KATHMANDU, March 23: Improving roads and trails in mountainous regions of Nepal can improve food security and nutrition for remote rural communities, according to recent WFP research carried out in partnership with national and international experts.
Launching a research report, titled “Road and Market Access and Household Food Security in Nepal”, United Nations World Food Program (WFP) has said that improved infrastructure including rural roads, trails and bridges can help unlock different livelihood opportunities, and improve food security for remote mountain communities.
Speaking at the program, Pippa Bradford, WFP’s Country Director in Nepal said, “Most mountain communities across Nepal cannot grow enough to meet more than a few months of their household food needs. Meanwhile, food carried by hand and by mule up mountain trails, costs three times more than it did in its origins in the Terai.”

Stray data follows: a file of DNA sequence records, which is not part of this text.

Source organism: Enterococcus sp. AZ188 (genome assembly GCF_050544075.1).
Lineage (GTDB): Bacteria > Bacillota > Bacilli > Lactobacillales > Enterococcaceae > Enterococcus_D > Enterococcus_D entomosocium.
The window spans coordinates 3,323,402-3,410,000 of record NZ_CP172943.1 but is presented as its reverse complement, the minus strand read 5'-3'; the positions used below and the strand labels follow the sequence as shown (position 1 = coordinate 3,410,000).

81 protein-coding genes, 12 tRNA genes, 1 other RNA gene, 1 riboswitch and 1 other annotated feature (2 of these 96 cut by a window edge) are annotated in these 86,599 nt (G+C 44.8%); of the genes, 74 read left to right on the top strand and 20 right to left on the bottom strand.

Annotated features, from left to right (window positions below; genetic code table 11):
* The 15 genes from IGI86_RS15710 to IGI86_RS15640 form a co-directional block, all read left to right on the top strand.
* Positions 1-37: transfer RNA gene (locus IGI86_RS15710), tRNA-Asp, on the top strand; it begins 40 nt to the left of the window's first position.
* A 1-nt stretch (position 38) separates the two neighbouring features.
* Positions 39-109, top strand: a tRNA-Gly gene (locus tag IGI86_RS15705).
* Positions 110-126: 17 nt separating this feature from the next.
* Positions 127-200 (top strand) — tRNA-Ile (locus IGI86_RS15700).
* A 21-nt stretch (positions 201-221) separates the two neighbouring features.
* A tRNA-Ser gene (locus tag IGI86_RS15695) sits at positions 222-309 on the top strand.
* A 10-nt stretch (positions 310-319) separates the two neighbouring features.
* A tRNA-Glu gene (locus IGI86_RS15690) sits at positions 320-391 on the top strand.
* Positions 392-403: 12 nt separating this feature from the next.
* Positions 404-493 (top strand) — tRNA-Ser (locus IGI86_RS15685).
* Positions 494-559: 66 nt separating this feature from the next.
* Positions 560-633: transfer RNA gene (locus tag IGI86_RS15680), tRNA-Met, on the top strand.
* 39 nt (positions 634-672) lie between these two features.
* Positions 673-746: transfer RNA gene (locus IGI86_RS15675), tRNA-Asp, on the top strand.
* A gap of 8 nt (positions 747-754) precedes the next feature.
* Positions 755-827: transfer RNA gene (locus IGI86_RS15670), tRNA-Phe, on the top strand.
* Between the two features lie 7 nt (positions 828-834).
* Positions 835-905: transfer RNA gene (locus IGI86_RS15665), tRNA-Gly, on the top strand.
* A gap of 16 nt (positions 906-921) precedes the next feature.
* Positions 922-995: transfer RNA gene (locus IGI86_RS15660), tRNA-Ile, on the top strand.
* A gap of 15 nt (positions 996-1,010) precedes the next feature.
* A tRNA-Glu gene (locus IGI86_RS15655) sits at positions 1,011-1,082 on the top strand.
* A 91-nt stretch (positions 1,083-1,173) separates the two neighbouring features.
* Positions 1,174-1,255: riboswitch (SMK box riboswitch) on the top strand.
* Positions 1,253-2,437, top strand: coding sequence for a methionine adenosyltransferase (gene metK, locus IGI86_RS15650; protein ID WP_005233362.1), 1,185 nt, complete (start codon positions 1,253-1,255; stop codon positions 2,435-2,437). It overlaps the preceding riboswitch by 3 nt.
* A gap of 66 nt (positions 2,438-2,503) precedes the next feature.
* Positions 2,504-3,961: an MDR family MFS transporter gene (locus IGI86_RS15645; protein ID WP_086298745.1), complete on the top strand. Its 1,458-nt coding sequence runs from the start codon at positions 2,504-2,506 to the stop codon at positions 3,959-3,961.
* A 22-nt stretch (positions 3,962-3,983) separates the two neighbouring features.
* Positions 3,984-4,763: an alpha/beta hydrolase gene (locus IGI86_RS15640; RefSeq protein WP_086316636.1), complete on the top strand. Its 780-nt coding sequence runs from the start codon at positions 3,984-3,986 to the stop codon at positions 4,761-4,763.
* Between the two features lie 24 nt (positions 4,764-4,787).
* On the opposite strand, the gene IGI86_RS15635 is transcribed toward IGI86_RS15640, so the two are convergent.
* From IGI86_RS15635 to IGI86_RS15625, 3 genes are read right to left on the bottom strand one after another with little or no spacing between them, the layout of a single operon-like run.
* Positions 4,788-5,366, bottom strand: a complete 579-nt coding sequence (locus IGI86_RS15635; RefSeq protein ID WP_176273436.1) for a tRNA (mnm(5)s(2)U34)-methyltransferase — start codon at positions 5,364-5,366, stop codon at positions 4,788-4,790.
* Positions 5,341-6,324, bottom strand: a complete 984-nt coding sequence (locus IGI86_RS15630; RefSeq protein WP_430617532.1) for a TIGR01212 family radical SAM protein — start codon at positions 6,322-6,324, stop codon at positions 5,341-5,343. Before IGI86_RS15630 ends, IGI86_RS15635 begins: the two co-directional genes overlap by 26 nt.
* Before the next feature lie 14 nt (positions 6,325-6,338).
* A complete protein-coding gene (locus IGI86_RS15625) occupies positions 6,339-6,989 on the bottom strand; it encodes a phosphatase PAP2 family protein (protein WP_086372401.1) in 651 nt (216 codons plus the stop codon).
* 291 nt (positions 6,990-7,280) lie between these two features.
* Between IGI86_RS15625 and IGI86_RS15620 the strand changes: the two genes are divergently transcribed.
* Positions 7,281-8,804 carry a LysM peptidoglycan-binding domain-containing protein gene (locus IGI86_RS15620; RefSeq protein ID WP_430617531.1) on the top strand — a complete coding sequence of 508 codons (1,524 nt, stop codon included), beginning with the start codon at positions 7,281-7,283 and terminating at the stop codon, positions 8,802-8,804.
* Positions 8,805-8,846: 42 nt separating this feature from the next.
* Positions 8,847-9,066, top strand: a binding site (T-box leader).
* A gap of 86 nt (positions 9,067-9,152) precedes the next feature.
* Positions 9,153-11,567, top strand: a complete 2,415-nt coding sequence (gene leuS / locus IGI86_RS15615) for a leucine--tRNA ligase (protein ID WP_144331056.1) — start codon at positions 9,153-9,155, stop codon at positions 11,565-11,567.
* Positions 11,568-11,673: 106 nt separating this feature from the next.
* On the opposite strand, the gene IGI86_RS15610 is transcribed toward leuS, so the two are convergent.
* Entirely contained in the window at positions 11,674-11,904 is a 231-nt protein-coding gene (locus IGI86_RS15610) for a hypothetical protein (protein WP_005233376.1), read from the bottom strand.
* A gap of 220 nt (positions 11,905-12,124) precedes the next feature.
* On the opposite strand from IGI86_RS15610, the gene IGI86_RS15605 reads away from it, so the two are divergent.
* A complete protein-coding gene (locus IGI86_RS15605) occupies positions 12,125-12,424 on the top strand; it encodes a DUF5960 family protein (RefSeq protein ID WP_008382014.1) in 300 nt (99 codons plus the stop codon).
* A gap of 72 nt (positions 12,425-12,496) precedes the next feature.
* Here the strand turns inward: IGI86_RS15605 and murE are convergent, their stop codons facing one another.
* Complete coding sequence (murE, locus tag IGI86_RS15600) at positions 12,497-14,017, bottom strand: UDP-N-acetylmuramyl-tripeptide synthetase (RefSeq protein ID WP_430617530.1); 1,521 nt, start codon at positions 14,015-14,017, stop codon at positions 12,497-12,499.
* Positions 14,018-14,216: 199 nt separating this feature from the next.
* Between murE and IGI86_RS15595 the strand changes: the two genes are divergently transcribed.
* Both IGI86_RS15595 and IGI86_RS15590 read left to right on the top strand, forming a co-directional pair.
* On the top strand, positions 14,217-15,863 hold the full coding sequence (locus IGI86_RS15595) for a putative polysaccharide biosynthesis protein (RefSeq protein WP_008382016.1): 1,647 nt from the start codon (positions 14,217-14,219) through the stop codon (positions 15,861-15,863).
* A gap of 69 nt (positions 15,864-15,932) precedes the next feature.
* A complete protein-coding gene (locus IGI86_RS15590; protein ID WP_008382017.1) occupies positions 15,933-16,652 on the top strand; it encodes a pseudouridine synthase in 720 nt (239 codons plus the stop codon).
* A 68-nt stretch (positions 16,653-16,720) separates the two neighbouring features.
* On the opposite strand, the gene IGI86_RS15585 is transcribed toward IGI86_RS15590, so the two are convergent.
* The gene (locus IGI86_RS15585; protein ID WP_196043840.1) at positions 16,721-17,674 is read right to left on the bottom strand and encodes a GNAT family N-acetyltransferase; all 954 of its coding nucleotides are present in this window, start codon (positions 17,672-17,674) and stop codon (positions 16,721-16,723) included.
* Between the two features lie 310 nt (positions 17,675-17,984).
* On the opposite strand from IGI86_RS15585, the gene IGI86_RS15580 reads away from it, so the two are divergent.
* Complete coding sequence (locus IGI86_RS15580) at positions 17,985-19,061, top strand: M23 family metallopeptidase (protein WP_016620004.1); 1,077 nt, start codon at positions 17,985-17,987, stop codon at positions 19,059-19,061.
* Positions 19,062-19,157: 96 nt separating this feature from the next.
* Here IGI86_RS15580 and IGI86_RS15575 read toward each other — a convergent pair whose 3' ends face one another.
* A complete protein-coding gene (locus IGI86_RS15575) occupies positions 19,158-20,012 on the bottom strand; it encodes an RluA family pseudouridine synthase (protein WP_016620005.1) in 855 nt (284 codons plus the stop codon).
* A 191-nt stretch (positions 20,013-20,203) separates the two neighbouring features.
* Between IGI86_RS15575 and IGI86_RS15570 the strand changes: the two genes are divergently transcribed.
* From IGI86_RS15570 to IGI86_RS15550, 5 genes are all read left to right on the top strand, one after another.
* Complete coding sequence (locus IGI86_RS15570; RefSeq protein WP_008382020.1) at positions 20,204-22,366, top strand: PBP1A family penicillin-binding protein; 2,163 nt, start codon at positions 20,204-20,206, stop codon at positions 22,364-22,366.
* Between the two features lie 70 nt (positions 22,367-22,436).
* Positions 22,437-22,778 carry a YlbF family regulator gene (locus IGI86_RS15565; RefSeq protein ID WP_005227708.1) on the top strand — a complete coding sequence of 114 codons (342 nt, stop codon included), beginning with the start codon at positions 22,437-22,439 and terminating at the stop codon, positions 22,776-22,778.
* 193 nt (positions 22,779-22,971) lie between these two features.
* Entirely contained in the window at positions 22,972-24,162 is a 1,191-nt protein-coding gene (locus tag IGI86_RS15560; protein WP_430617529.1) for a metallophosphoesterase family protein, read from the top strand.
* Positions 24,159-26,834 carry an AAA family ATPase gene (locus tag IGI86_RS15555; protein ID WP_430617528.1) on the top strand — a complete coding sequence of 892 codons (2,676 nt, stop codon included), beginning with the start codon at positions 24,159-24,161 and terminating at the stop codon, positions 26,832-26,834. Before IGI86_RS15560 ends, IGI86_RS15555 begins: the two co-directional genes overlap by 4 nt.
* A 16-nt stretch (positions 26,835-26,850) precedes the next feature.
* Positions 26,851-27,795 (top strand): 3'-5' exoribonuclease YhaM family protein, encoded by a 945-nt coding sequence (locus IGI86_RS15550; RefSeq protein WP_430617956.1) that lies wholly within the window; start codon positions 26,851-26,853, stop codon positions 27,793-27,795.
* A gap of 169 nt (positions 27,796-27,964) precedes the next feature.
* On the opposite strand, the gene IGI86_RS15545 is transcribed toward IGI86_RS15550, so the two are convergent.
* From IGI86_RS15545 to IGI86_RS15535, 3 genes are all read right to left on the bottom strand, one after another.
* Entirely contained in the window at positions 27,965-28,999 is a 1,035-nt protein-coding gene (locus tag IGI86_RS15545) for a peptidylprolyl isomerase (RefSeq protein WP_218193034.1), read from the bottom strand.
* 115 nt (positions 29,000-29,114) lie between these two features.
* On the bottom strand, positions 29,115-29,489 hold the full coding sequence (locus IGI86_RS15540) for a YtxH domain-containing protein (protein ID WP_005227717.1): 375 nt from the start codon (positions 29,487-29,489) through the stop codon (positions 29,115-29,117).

WFP has been working to expand access by improving roads and trails in several districts, focusing on rural and hard-to- reach regions of the country. Through several ongoing programs, more than 445 km of rural roads and trails have been built or rehabilitated, opening up critical access to rural communities.
The research builds on earlier work on the impact of road and bridge infrastructure on food prices, market integration and child nutrition status in Nepal.
These programs have benefitted from generous funding from the UK’s Department for International Development (DFID), Korea (KOICA), and other partners.
WFP is the world’s 39th largest humanitarian agency fighting hunger worldwide, delivering food assistance in emergencies and working with communities to improve nutrition and build resilience.
Each year, WFP assists some 80 million people in around 80 countries.